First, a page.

3. What was the primary issue you are attempting to address in Loathe at First Sight?
When I started this book four years ago, I’d set out to write a book about a workplace comedy about the video game industry. But as I started my research, it was instantly clear to me that the gaming industry was not fun and no games for women, especially for women of color.
Sexual harassment and racism were (and is) pervasive and rampant. In my book, Melody Joo, a Korean-American video game producer, has to deal with misogyny, racism, and cyberbullying, but with the support of her love interest and best friends, she is able to fight back and release a game, speak out against hate, and create much-needed change in the video game industry.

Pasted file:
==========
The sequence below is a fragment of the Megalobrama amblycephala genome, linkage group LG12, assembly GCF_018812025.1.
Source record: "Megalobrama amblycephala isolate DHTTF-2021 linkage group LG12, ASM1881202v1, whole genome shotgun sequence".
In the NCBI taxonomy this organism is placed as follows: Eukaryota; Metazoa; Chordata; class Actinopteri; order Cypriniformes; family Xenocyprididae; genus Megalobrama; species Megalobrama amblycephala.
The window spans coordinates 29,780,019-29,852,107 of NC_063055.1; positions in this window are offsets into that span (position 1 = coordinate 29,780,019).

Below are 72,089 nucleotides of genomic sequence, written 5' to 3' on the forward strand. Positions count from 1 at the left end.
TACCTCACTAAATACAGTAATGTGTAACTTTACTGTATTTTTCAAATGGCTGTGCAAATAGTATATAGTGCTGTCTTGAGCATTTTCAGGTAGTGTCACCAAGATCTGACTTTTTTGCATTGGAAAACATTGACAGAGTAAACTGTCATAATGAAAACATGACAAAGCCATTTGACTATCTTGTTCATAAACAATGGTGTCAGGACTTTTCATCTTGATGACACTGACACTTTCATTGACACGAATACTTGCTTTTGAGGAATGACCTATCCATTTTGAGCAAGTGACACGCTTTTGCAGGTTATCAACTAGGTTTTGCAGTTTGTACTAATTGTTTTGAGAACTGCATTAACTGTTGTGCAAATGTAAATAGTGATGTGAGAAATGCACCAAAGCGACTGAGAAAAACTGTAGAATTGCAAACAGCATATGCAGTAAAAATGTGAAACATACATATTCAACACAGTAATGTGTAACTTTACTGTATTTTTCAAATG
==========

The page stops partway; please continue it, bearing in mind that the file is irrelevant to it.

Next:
4. How much of your own personality was transcribed into the character, Melody Joo?
42%. Approximately. They say writers should write what they know, so let’s just say a lot of her awkwardness was easy to write. As far as her outspokenness goes, it wasn’t until later in my corporate career that I started to speak up in meetings and raise issues that concerned me in the workplace.
5. How much of the blatant workplace sexism that Melody faces in Loathe at First Sight have you experienced in your own personal life?
There were lots of micro- and macro-aggression incidents I encountered at work, but the most sexist industry I’ve ever worked in was the world of stand-up comedy. The comedy field is 95% male, and I was constantly surrounded by crass locker room talk pre- and post- shows.